At the same time, some global warming advocates in government are crying wolf. James Hansen, director of NASA’s Goddard Institute for Space Studies, claimed the Administration was muzzling him by preventing him from being interviewed about global warming by various media outlets.

The problem for Mr. Hansen is that his charges are demonstrably false:
“We have over 1,400 opportunities that you’ve availed yourself to, and yet you call it, you know, being stifled,” said Rep. Darrell Issa, California Republican.

Mr. Hansen responded: “For the sake of the taxpayers, they should be availed of my expertise. I shouldn’t be required to parrot some company line…”

Mr. Deutsch, who was 23 at the time (sic), said Mr. Hansen was prohibited from doing the interview because of his prior refusal to notify NASA officials when he was granting interviews, not for political reasons.

Citing what he called his “constitutional right” to give interviews, Mr. Hansen admitted violating NASA’s press policy but defended his actions.

Someone who gives 1400 interviews and makes the charge that he’s being muzzled with a straight face should not be taken seriously – especially since he saw fit not to denounce earlier comments he made referring to the White House as a “propaganda office,” and saying, “It seems more like Nazi Germany or the Soviet Union than the United States.”

And Mr. Hansen’s political connections should raise a few eyebrows:

Mr. Hansen received a $250,000 grant from the Heinz foundation, which is controlled by Teresa Heinz Kerry, wife of Sen. John Kerry, Massachusetts Democrat. Mr. Hansen was a vocal supporter of Mr. Kerry’s 2004 presidential campaign.

“As far as I know, there’s no political connection to this award,” said Mr. Hansen, who has donated several thousand dollars to past presidential campaigns for Mr. Kerry and Mr. Gore. “It’s an environmental award.”

Uh-huh.

I doubt very much whether the collision of science and politics can be avoided when it comes to global warming – not when the solutions called for by advocates involve hundreds of billions of dollars in tax money and threaten the existence of some industries. But surely efforts can be made by both sides to lessen the impact of politics in formulating policy based on science. If not, I fear we face a future where the credibility of all science is called into question by the people footing the bill much to the detriment of both science and society at large.

Rick Moran is a frequent contributor and is proprietor of the blog Right Wing Nuthouse.
I’ve followed along these last few years as case after case of the White House politicizing global warming data has come to light. And I’ve also written of other cases where religion and religious beliefs have colored the science that the government disseminates to the public.

But to say only one side is guilty of allowing a particular political agenda to intrude into scientific inquiry is demonstrably false and ignores the fact that both sides now are engaged in an ideological struggle that is doing enormous damage to the credibility of science done in the public interest.

The taxpaying public must be reasonably certain that science being done by the government or funded with our tax dollars is above the political fray, that the conclusions reached by experts are free of partisan political taint and instead reflect empirical data discovered using the tried and true scientific method of inquiry. It should also be a given that this data should be open to full examination and criticism by other scientists, recognizing that vetting the work done in the laboratory in this manner is an important part of the scientific process.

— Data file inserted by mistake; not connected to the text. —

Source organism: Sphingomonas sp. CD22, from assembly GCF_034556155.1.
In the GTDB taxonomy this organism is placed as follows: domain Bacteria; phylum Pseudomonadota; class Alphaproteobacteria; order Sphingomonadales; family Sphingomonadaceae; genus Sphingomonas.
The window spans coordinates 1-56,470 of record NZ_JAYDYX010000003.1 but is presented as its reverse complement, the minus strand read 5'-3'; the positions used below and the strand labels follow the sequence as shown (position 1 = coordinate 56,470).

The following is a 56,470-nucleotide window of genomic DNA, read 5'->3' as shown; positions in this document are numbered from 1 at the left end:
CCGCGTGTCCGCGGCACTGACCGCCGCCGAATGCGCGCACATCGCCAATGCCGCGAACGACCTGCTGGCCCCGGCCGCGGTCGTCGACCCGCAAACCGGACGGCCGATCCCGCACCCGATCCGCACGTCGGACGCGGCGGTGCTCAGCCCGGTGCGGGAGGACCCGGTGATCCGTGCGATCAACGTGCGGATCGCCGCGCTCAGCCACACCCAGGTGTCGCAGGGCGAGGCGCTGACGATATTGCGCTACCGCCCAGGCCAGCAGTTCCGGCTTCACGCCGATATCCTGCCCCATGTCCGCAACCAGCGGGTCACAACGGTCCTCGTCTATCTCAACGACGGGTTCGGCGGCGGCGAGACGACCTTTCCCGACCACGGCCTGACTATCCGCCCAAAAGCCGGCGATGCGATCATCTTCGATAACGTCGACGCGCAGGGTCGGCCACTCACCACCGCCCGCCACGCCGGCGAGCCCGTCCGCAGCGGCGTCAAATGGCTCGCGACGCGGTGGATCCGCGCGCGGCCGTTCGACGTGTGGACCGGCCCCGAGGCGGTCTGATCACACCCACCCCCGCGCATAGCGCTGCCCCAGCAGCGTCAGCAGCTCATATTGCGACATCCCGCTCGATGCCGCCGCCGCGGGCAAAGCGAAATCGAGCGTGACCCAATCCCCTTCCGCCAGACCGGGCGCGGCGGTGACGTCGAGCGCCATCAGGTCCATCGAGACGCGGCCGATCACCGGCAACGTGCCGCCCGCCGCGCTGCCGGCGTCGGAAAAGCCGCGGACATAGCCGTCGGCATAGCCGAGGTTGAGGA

Instead, both sides have been guilty of bending and twisting scientific observations to fit a preconceived political construct. i.e. global warming is a crock or, from the other side, global warming will kill us all. This occurs even when new discoveries and new data either buttresses or calls into question certain conclusions.

For example, we see this phenomena when models predicting the amount of CO2 in the atmosphere are shown to be consistently off target – sometimes wildly so. For global warming skeptics, this is “proof” that climate change is a figment of the imagination. Global warming advocates simply ignore these models and point to other evidence.

Lost in the political debate is the fact that modeling is part of the scientific process and that we learn something every time scientists are wrong. Of course, this doesn’t stop global warming advocates from using other models as their own “proof” that global warming is happening and that we must radically alter our societies to combat it.

One of the most respected climate modelers, Roger A. Pielke, Sr. who is currently a Senior Research Associate at the University of Colorado-Boulder in the Program in Atmospheric and Oceanic Sciences (PAOS) and whose work has been cited by both skeptics and advocates lays out the difficulties that climate modellers and ultimately, global warming advocates face in predicting future climate change:
Humans are significantly altering the global climate, but in a variety of diverse ways beyond the radiative effect of carbon dioxide. The IPCC assessments have been too conservative in recognizing the importance of these human climate forcings as they alter regional and global climate. These assessments have also not communicated the inability of the models to accurately forecast the spread of possibilities of future climate. The forecasts, therefore, do not provide any skill in quantifying the impact of different mitigation strategies on the actual climate response that would occur.